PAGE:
JSPAN Policy in Support of Israel

On March 13, 2007 the JSPAN Board of Directors voted in support of the following resolution: The Jewish Social Policy Action Network supports both the government and citizens of Israel in their goal of security for the Jewish State of Israel.

Jewish Disengagement

In the November 19 issue of the Jerusalem Post, Naomi Chazan, Israeli sociologist and former member of the Kenesset, states that there is a "new crisis in American Jewry which has more to do with Israel than the formal leadership cares to acknowledge." Many young Jews are increasingly finding themselves "discouraged from voicing their opinions," particularly as those ideas concern Israel-related issues.

Policy Center on Israel

JSPAN Endorses Debate and Dialogue on Issues Affecting Israel As a strong supporter of a safe and secure Israel, JSPAN believes that advocacy for Israel is enhanced by vigorous debate within the Israeli and American Jewish communities, provided it occurs within a context of mutual respect. We endorse the principles articulated by Martin Raffel, Associate Executive Director of the Jewish Council on Public Affairs, and recommend his thoughtful article on this subject.

Diversity Strengthens Israel Advocacy

October 24, 2003 By: Martin J. Raffel Martin J RaffelOne often hears the view expressed that Jewish political diversity and inclusiveness are incompatible with a coherent, effective Israel advocacy agenda. If only we could emulate the Palestinians, the argument goes – represent one perspective, present one message.

The Best Way To Keep Israel a Jewish State

"In the aftermath of the war in Lebanon, it's essential for Jews - in the United States and Israel - to pay attention to the needs of Israeli Arabs. It may be the best way to keep Israel a Jewish state." In the August/September, 2007 issue of Moment Magazine, Nathan Guttman, a reporter for The Forward, argues for a serious engagement on the part of the American Jewish community with the issue of Israel's Arab citizens. Mr. Guttman suggests that most American Jews have very little knowledge about the Arab community of Israel, which represents 20% of its citizenry. "Ignoring Israel's Arab population has been the prevailing approach for the better part of the past 60 years."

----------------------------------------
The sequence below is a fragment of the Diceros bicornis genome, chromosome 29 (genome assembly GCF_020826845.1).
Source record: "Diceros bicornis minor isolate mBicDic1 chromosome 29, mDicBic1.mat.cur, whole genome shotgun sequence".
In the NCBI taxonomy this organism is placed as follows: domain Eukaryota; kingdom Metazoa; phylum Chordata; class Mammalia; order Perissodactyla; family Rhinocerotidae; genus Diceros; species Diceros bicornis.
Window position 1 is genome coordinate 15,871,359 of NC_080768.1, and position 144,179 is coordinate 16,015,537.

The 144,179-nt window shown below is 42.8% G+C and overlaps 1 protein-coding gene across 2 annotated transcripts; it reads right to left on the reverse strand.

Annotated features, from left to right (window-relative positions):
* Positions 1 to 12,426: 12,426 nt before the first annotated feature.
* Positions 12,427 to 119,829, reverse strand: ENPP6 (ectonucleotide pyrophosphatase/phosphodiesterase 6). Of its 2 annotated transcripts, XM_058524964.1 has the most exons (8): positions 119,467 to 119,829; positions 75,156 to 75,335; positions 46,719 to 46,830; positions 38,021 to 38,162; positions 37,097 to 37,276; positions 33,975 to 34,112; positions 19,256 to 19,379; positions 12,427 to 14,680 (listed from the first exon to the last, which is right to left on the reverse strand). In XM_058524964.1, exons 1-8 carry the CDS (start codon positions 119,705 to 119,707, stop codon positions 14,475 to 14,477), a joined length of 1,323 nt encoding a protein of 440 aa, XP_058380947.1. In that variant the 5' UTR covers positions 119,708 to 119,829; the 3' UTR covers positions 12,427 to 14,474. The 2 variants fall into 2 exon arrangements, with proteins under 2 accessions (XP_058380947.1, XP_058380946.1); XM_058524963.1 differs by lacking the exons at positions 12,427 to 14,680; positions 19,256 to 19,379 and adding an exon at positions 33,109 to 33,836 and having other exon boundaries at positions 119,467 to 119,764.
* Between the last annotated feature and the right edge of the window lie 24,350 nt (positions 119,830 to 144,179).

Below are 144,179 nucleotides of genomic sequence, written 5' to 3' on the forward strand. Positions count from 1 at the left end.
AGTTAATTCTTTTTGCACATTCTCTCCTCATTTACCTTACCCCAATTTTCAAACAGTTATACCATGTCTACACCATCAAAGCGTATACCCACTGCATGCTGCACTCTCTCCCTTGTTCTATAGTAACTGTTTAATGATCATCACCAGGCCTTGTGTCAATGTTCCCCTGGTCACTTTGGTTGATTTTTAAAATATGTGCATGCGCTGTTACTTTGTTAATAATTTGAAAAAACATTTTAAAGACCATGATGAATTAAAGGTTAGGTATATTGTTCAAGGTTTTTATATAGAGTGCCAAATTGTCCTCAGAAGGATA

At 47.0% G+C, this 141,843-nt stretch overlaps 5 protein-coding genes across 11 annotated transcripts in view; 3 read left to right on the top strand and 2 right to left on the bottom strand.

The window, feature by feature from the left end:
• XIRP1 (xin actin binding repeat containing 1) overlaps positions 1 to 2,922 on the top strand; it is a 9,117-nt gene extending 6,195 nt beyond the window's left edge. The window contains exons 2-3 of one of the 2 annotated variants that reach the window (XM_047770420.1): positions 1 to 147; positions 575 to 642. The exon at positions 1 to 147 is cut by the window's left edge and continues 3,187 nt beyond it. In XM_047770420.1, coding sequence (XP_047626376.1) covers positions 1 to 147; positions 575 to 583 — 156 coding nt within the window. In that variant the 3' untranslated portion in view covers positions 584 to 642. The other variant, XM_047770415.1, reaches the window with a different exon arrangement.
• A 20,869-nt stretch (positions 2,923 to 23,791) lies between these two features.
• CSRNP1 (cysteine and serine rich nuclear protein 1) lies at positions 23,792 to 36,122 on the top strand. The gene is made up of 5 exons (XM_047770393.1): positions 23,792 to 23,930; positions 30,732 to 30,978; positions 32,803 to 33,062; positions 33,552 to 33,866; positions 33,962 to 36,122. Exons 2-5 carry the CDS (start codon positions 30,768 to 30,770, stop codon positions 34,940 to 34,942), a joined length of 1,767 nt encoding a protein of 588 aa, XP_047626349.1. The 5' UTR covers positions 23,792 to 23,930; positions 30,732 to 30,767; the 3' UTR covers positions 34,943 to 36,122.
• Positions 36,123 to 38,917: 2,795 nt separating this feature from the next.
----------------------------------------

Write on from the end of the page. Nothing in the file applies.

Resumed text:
Comments on the British Academic call for a Boycott of Israel

Responses pour forth to the 158-99 vote by the University and College Union to circulate a motion to all its branches to discuss calls from Palestinian trade unions for a "comprehensive and consistent international boycott of all Israeli academic institutions." Within Britain, the move was immediately condemned by the Russell group of research-led universities, the National Union of Students and various organizations. In a hard-hitting statement, the Russell group "rejected outright" the boycott call.

A Letter to a Colleague

The American Jewish Committee recently stirred up an emotional debate across the organized Jewish community when it featured on its Web site an essay titled "'Progressive' Jewish Thought and the New Anti-Semitism" by Alvin H. Rosenfeld, an English professor and director of the Institute for Jewish Culture and the Arts at Indiana University. Rosenfeld's essay claims that public criticism of Israel is detrimental, even comparing it to the prelude to the Holocaust.

It’s Time to Stop Making Israel a Wedge Issue in American Politics